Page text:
I’m not name-dropping and I hope this doesn’t appear to be self-serving, but I’m damn proud to have shared stages with numerous artists over the years.  And every time the curtains opened, I imagined myself being seated among the jazz greats of yesteryear in an all-star ensemble (yeah, appearing in black and white as well – lol).      

I’ve loved playing in symphony orchestras (my french horn, alto sax and bass clarinet days), R&B, rock and funk bands over the years, but let me tell you, there’s nothing like performing contemporary and traditional jazz and swing.

Playing in a jazz band is like participating in organized team sports, winning as a result of a die-hard collaborative effort.  I have a tremendous love for the camaraderie among musicians, from breaking out in near-fights after endless hours of practice to the playful musical banter we enjoyed as we dueled one-another during our solo spots. My favorite on-going war was with jazz/salsa trombonist David Cruz. As a result of our hilarious rivalry, bandmembers called us “Mambo/Jambo” (we never could figure out who was Mambo and who was Jambo.  I told him I was Jambo because I was jammin’ and he was Mambo because he played like my mom (who couldn’t play anything).

What I enjoyed most was the harmony shared in high school and college in the sax family of two Altos, two Tenors and me, bringing up the bottom on Bari. I later went on to 1st Alto, but Bari-Sax was always “my sweet baby”, as I often called it.  Someone jokingly accused me of sleeping with it and I did once, but nothing happened between us.

I cherish the wonderful memories of sitting upright, leaning slightly forward and head-bopping from left to right, engaging in a “call and answer” with a guest singer (we actually recreated the magic of Cab Calloway’s “Minnie The Moocher”). I vividly recall laying it down in a fierce attack on Dizzy Gillespie’s “Manteca”.  I remember us mesmerizing the crowd as the sax section glided through the harmonious swing during the climax of “Everything You’ve Always Wanted To Know About Sax” and I remember the solo spots in moody ballads like “When Sunny Gets Blue” and “I Remember Clifford”.  And I can never forget the renditions of “Take Five” by the Dave Brubeck Quartet and Benny Goodman’s classic, “Sing, Sing, Sing”.  Let me tell you, I love jazz bands.

Regarding the Cotton Club, I truly appreciate and respect the difficulties of living as a black man during those times and I’m well aware that it was a package deal, accepting the bad with the good.  But something about that era and the dedication to a craft that would set the foundation for so many genres… DAYUM.  It was nothing short of extraordinary.  Having the challenge of soloing through a frantic barrage of Locrian, Aeolian and Mixolydian scales in what can only be described as genius application… …what jazz entertainer WOULDN’T love it?  If only I could have experienced the escapism from the troubles of the day, huddled up with the best of the best, creating magic each and every night (while catching a glimpse of those gorgeous, long-legged dancers).  Man, that truly had to be something. I’m not saying I would have been as good as them, but I definitely would have worked hard at it so I could fight for a spot. To quote Maurice White in Earth, Wind & Fire’s Chicago Blues, “…send that drummer home and let me plaaaaaay”.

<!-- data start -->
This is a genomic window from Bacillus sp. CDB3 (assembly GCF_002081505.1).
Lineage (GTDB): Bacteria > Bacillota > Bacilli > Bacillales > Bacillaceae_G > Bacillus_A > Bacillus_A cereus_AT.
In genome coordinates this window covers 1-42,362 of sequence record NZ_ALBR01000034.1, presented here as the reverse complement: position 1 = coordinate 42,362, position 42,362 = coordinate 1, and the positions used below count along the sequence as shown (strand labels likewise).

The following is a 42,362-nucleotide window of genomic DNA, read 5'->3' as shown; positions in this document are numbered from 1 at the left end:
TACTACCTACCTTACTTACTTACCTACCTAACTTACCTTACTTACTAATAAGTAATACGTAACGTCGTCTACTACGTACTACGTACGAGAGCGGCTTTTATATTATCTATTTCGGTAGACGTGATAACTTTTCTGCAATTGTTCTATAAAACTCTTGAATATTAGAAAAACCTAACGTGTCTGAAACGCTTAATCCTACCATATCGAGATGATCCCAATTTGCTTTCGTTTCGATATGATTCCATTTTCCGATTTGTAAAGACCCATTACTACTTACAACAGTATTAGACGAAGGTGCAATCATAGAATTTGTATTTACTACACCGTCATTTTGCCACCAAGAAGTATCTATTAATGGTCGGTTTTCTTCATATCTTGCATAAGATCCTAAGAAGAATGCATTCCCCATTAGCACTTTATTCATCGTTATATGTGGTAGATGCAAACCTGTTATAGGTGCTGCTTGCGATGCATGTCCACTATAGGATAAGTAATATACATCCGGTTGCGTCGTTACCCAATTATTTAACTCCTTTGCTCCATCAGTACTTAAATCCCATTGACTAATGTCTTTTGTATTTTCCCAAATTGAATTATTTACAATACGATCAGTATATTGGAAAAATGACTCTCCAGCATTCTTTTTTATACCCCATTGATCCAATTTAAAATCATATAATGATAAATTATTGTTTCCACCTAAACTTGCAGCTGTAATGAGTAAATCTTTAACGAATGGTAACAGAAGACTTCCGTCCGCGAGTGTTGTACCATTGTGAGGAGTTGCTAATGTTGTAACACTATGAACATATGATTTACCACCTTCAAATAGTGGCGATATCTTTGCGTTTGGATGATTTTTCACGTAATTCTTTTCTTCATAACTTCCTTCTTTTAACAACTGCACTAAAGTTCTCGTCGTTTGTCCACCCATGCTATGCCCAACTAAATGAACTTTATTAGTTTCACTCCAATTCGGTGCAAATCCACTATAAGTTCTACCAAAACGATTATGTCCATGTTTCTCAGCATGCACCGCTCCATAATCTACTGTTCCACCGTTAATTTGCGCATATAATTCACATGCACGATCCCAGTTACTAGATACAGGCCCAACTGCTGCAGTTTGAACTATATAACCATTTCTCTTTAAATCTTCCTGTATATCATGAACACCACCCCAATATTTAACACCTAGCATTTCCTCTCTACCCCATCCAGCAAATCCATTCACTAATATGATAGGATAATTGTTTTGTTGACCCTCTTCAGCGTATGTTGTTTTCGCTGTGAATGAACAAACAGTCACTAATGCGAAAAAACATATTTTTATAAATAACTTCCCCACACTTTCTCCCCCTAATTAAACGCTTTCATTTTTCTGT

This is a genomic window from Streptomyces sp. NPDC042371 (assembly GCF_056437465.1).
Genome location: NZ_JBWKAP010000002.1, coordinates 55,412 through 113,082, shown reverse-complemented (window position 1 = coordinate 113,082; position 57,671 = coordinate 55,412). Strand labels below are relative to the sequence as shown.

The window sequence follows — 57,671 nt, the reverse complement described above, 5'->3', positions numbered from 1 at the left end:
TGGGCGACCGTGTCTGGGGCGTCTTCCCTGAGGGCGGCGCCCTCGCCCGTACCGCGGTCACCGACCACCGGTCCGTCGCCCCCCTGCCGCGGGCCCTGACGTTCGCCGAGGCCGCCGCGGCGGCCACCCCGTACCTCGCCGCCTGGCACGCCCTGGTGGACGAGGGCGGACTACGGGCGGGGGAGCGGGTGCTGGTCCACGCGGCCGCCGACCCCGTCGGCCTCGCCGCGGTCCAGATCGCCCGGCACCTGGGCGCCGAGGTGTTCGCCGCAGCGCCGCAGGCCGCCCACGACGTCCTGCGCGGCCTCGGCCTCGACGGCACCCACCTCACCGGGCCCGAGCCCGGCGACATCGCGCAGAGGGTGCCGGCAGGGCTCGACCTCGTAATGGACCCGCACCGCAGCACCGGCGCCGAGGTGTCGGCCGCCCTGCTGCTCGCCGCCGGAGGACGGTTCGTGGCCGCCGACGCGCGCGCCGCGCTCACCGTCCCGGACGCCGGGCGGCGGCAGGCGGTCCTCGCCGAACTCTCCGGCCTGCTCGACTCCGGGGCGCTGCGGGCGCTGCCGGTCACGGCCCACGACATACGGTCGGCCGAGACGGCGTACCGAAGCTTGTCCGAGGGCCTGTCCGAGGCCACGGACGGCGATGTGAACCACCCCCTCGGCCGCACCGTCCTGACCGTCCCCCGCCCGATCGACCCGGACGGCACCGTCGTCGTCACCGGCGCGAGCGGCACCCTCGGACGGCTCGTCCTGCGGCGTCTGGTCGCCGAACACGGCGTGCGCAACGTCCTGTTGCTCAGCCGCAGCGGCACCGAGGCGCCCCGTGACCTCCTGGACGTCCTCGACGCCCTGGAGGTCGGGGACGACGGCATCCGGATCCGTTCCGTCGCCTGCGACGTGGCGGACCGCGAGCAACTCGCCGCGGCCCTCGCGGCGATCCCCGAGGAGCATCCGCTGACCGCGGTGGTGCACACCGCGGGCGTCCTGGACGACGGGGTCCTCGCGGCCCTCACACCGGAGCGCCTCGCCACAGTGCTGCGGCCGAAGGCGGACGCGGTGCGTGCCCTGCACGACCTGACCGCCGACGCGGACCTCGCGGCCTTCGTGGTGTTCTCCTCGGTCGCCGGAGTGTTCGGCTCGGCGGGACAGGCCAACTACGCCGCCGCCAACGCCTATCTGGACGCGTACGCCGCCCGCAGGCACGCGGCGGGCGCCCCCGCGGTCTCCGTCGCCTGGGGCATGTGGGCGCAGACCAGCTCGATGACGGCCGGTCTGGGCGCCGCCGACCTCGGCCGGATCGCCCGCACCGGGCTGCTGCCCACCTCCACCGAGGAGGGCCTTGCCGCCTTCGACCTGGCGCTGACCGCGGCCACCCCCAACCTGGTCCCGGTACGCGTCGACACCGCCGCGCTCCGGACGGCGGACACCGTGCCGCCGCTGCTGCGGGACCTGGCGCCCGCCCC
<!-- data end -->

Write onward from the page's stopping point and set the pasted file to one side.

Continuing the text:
Anyway, as far as the Cotton Club goes, that was the life for me…

Tallahassee, 1988. Ain’t nothin’ like the low frequencies and vibrations of my bari-sax.

I hope you get the gist of it.  If you do, you get where Aunt “D” was coming from.  Maybe you’ll understand why my favorite event was the annual Cool Jazz Festival, held at the Petrillo Music Shell in Grant Park, Chicago. Maybe you’ll understand why I couldn’t wait for the day that my younger brother Terry joined us. May you’ll understand why I cherish the memory of performing a jazz rendition of “Moon River” with Terry, Cousin “Pot” and my baby brother Craig on bass. Maybe you’ll understand why I stood and watched Pot with pride, in a solo performance years later, gliding up and down his vibraphone with a fluency that rivaled the great Lionel Hampton or Milt Jackson of “The Modern Jazz Quartet”.

Yeah, that was the life for me…

Now, if you’ll excuse me, I need to pull the lever to return me (and you readers) to 2019. 

*sigh* Everybody out of the pool.

After all, this is my first time using this machine.  I need it to recharge so I can take another trip to a beautiful spot in time. I hope you have the same eagerness and come back for more…

Thanks for reading.

For more of Kathleen Carrillo’s amazing artwork, click here.